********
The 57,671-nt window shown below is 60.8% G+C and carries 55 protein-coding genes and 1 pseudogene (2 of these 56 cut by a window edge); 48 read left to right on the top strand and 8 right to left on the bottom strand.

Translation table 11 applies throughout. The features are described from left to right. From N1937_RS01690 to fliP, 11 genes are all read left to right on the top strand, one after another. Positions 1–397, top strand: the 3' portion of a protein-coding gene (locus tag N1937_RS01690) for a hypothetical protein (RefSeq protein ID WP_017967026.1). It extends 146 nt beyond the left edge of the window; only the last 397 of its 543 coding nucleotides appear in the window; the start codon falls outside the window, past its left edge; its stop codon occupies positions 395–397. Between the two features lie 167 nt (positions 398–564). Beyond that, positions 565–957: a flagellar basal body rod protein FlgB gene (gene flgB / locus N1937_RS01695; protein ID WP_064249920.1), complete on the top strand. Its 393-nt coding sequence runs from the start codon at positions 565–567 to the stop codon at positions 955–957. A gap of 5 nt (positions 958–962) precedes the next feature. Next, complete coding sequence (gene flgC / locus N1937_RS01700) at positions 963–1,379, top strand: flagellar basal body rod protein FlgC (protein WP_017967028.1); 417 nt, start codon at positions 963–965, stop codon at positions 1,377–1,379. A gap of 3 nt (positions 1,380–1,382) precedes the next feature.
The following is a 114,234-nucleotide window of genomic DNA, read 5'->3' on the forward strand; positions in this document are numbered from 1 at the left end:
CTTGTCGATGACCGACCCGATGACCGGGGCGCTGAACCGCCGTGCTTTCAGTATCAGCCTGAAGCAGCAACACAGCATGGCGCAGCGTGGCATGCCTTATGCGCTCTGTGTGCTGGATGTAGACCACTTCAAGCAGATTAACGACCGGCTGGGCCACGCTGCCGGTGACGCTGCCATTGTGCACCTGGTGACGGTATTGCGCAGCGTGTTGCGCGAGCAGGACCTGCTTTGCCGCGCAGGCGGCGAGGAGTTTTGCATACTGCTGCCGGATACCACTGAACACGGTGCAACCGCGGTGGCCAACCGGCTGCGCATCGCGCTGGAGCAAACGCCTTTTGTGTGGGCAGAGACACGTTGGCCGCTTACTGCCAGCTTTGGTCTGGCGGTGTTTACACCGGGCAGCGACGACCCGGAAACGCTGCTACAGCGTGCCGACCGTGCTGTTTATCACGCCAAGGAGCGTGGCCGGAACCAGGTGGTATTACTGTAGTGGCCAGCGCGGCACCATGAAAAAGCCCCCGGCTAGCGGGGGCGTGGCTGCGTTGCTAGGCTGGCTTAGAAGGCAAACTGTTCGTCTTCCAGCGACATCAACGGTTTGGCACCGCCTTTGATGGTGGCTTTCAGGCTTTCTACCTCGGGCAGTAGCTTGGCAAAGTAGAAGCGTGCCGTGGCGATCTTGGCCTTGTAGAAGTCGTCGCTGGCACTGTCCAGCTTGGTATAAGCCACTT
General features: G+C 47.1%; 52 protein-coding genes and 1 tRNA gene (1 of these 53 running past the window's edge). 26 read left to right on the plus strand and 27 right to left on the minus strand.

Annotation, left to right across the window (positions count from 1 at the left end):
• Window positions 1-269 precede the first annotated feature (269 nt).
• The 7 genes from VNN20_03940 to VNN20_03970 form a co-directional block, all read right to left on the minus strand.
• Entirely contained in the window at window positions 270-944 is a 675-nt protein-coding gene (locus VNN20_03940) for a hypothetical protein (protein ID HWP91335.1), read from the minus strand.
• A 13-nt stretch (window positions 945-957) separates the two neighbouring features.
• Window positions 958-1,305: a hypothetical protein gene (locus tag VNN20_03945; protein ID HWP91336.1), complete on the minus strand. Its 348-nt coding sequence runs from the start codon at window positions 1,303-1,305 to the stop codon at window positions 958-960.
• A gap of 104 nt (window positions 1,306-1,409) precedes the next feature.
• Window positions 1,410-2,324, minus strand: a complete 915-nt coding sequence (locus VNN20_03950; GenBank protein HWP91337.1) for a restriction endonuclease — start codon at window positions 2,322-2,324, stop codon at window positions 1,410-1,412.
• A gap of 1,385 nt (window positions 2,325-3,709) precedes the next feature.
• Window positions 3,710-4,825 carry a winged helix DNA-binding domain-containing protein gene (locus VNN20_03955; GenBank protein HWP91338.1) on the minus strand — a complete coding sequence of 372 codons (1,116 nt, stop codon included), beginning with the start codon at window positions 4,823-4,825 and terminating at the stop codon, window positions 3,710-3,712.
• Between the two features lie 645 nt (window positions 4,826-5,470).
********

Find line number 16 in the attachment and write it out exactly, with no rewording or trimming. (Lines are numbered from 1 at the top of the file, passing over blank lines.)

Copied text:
• Between the two features lie 645 nt (window positions 4,826-5,470).